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OCZ's Vertex 450 solid-state drive reviewed

Home sweet home?

The OCZ Vertex was one of the very first SSDs to become popular among PC enthusiasts. Announced in 2008, the drive combined a four-channel Indilinx controller with up to 250GB of 50-nm flash memory. Even with a gen-two SATA interface and maximum read and writes speeds of 200 and 160MB/s, respectively, the Vertex was a nice step up from mechanical storage. At $3-4 per gig, it was also a pricey proposition.

In the years that followed, the Vertex family spawned multiple generations based on new controllers from SandForce and Marvell. Performance went up thanks to improvements in those chips, smarter firmware, and faster flash. Finer fabrication techniques also reduced the cost of flash memory, allowing SSDs to dip into more affordable territory.

The latest addition to the lineup is the Vertex 450. This fifth-generation drive costs less than a dollar per gig, promises 2-3 times the peak throughput of the original, and packs double the maximum capacity. The Vertex 450 also returns to the brand's roots: a fresh revision of Indilinx's Barefoot 3 controller lurks inside.

OCZ has owned Indilinx since 2011, and it's making good use of the acquisition. Late last year, we watched the Barefoot 3 propel OCZ's Vector SSD to the top of our overall performance standings. The Vertex 450 combines a tweaked "M10" version of that chip with 20-nm NAND and a lower price tag. Naturally, we had to take a closer look.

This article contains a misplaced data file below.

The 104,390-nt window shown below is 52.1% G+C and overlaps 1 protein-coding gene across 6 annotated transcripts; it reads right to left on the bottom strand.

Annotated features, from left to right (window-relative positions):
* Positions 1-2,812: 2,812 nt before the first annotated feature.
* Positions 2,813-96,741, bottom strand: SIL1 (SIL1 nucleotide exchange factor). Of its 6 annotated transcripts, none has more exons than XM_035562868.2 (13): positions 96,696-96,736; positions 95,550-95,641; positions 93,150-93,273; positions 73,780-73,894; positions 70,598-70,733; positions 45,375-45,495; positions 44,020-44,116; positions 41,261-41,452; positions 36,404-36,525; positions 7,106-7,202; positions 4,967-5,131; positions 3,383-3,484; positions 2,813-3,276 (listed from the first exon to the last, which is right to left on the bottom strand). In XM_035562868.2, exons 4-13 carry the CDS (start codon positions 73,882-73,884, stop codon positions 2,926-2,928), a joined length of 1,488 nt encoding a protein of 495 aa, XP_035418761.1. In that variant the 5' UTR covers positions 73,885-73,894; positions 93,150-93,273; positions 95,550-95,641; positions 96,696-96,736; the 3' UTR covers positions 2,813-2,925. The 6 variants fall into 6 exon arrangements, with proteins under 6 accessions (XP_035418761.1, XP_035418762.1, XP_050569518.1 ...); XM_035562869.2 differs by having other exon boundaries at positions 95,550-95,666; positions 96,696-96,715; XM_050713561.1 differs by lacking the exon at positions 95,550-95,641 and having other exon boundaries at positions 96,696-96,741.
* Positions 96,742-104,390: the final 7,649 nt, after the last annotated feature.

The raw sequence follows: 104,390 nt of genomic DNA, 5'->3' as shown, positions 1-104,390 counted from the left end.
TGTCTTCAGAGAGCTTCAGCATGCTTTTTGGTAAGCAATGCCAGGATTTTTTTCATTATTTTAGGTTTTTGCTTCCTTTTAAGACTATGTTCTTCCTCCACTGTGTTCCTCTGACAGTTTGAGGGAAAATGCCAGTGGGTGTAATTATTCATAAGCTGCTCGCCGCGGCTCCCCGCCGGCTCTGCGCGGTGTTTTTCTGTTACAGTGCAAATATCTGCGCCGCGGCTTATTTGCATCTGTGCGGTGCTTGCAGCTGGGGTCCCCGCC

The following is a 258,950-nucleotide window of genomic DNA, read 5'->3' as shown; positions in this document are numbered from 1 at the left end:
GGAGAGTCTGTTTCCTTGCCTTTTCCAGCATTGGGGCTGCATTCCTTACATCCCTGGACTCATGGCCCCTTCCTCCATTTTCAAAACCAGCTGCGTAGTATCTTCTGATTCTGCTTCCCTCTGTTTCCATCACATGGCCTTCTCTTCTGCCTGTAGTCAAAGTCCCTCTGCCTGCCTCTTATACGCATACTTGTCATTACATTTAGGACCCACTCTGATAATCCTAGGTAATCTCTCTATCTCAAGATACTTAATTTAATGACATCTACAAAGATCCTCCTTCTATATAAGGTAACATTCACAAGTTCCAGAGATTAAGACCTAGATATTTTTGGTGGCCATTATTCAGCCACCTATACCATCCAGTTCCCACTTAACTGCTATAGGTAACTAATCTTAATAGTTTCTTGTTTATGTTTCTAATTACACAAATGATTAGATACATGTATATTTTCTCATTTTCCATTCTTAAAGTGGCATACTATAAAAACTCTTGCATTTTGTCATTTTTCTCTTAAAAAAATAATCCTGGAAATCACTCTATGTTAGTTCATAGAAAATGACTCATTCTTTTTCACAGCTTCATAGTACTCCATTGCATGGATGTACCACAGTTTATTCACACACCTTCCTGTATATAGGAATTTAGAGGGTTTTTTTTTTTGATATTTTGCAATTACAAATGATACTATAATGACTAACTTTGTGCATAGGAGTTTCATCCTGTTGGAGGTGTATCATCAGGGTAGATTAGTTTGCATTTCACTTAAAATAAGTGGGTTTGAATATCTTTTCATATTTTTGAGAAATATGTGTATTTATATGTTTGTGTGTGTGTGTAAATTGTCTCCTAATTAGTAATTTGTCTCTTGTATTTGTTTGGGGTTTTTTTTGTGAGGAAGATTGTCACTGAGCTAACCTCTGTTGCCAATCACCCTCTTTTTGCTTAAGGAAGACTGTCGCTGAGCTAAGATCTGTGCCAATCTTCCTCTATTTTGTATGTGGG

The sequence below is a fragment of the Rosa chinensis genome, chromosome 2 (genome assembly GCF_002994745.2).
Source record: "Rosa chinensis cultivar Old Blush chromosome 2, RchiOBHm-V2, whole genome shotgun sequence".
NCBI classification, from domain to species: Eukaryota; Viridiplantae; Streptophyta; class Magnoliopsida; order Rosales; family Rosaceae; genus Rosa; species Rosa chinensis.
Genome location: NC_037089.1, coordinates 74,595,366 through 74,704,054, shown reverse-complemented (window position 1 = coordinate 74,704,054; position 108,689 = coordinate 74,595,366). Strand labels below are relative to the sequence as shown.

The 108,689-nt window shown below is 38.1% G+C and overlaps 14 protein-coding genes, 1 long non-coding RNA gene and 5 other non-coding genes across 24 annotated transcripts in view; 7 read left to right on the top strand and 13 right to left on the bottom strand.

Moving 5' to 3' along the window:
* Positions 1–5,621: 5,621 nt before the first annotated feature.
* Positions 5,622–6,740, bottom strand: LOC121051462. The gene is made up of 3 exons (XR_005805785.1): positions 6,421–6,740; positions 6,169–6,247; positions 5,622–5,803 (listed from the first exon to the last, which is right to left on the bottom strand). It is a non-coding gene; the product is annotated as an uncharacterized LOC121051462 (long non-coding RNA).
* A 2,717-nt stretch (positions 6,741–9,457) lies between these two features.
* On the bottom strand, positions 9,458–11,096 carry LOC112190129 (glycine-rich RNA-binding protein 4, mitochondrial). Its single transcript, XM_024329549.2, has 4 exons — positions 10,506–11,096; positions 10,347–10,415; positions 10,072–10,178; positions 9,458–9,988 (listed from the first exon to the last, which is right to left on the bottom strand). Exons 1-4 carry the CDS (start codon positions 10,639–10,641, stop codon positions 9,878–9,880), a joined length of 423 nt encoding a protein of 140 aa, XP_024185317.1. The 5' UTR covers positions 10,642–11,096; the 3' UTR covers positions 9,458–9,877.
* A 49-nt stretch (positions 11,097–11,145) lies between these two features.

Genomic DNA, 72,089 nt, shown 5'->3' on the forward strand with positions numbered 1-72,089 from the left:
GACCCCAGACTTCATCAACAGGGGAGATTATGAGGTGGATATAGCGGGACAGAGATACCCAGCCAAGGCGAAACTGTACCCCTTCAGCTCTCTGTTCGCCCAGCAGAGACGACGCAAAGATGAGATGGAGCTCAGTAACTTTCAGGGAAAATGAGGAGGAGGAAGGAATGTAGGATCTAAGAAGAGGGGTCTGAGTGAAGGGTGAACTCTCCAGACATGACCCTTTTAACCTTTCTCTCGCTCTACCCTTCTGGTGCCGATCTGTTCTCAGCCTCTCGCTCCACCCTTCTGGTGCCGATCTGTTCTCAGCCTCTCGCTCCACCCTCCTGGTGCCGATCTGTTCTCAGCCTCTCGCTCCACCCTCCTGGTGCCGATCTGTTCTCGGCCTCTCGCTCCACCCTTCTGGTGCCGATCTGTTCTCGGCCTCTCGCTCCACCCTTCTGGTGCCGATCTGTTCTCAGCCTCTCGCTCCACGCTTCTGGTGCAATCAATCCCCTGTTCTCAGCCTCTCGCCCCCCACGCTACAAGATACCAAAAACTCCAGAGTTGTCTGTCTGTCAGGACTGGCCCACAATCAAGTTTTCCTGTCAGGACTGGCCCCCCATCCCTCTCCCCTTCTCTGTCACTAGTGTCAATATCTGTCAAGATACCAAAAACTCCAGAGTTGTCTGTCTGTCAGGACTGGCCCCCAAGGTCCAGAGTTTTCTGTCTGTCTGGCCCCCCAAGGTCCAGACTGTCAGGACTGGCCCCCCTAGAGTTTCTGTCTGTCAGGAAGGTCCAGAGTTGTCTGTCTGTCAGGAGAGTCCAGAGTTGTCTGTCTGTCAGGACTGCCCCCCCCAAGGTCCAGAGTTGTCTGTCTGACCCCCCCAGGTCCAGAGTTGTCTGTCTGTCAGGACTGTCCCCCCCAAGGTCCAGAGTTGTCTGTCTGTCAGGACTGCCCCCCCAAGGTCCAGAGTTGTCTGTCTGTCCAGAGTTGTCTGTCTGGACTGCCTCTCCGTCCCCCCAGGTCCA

Vector Lite
Since the Barefoot 3 M10 sits at the heart of the Vertex 450, that's the best place to start. This derivative differs from the standard chip in only a few ways. The clock generator has been tweaked to improve power efficiency, and the frequency of the processor cores has been decreased "slightly." Also, support for 20-nm flash memory has been added. (In the Vector, the initial Barefoot 3 chip is paired with older 25-nm NAND.)

Apart from those changes, the original Barefoot 3 architecture is intact. The chip sports eight NAND channels and can address up to four NAND dies per channel. Dual processor cores sit between the flash interface and the 6Gbps Serial ATA connection to the host. One core is an off-the-shelf ARM design, while the other is a custom OCZ Aragon solution with an SSD-specific RISC instruction set.

Along with those processing resources, the Barefoot 3 has a hardware randomizer built with encryption in mind. OCZ didn't take advantage of that capability in the Vector, citing weak demand for encryption among the consumers targeted by the drive. The firm still doesn't believe encryption is a key feature for consumers. However, the old Vertex 4 supports 256-bit AES encryption, so the Vertex 450 adds that functionality to maintain consistency. We asked OCZ whether encryption support might make its way to the Vector, and we were told that a follow-up to that drive is in the works. The features for the Vector redux haven't been finalized, but it appears encryption support is a possibility.

The Vertex 450 is lined with NAND built on Micron's 20-nm lithography tech. Each die weighs in at 64Gb (8GB), and multiple dies are consolidated in the individual chip packages that populate the circuit board.

Capacity Die config Max sequential (MB/s) 4KB random (IOps) Price $/GB
Read Write Read Write
128GB 16 x 64Gb 525 290 75,000 70,000 $130 $1.02
256GB 32 x 64Gb 540 525 85,000 90,000 $230 $0.90
512GB 64 x 64Gb 540 530 85,000 90,000 $550 $1.07